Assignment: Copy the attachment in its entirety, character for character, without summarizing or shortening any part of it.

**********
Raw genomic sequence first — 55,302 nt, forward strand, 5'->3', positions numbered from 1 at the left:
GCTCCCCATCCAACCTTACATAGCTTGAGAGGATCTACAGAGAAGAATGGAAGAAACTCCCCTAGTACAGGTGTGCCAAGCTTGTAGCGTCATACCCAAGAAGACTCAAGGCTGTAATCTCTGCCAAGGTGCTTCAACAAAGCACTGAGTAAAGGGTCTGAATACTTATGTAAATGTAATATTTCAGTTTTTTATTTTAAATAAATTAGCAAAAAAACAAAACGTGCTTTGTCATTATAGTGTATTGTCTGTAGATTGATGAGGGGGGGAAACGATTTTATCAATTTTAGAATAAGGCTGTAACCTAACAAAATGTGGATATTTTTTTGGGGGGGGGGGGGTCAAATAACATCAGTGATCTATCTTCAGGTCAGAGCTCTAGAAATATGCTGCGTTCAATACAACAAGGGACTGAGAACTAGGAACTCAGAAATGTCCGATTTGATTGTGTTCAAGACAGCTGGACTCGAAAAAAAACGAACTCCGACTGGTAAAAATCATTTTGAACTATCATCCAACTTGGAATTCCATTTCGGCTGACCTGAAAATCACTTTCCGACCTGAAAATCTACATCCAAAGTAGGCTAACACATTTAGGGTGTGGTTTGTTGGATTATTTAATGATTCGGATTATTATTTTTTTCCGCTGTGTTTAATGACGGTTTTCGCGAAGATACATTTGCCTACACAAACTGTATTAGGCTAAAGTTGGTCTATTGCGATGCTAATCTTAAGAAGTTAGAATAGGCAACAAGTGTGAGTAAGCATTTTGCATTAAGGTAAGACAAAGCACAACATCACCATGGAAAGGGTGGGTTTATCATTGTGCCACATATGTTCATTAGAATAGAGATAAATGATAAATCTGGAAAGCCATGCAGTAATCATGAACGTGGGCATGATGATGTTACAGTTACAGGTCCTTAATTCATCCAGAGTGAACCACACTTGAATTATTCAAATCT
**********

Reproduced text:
Raw genomic sequence first — 55,302 nt, forward strand, 5'->3', positions numbered from 1 at the left:
GCTCCCCATCCAACCTTACATAGCTTGAGAGGATCTACAGAGAAGAATGGAAGAAACTCCCCTAGTACAGGTGTGCCAAGCTTGTAGCGTCATACCCAAGAAGACTCAAGGCTGTAATCTCTGCCAAGGTGCTTCAACAAAGCACTGAGTAAAGGGTCTGAATACTTATGTAAATGTAATATTTCAGTTTTTTATTTTAAATAAATTAGCAAAAAAACAAAACGTGCTTTGTCATTATAGTGTATTGTCTGTAGATTGATGAGGGGGGGAAACGATTTTATCAATTTTAGAATAAGGCTGTAACCTAACAAAATGTGGATATTTTTTTGGGGGGGGGGGGGTCAAATAACATCAGTGATCTATCTTCAGGTCAGAGCTCTAGAAATATGCTGCGTTCAATACAACAAGGGACTGAGAACTAGGAACTCAGAAATGTCCGATTTGATTGTGTTCAAGACAGCTGGACTCGAAAAAAAACGAACTCCGACTGGTAAAAATCATTTTGAACTATCATCCAACTTGGAATTCCATTTCGGCTGACCTGAAAATCACTTTCCGACCTGAAAATCTACATCCAAAGTAGGCTAACACATTTAGGGTGTGGTTTGTTGGATTATTTAATGATTCGGATTATTATTTTTTTCCGCTGTGTTTAATGACGGTTTTCGCGAAGATACATTTGCCTACACAAACTGTATTAGGCTAAAGTTGGTCTATTGCGATGCTAATCTTAAGAAGTTAGAATAGGCAACAAGTGTGAGTAAGCATTTTGCATTAAGGTAAGACAAAGCACAACATCACCATGGAAAGGGTGGGTTTATCATTGTGCCACATATGTTCATTAGAATAGAGATAAATGATAAATCTGGAAAGCCATGCAGTAATCATGAACGTGGGCATGATGATGTTACAGTTACAGGTCCTTAATTCATCCAGAGTGAACCACACTTGAATTATTCAAATCT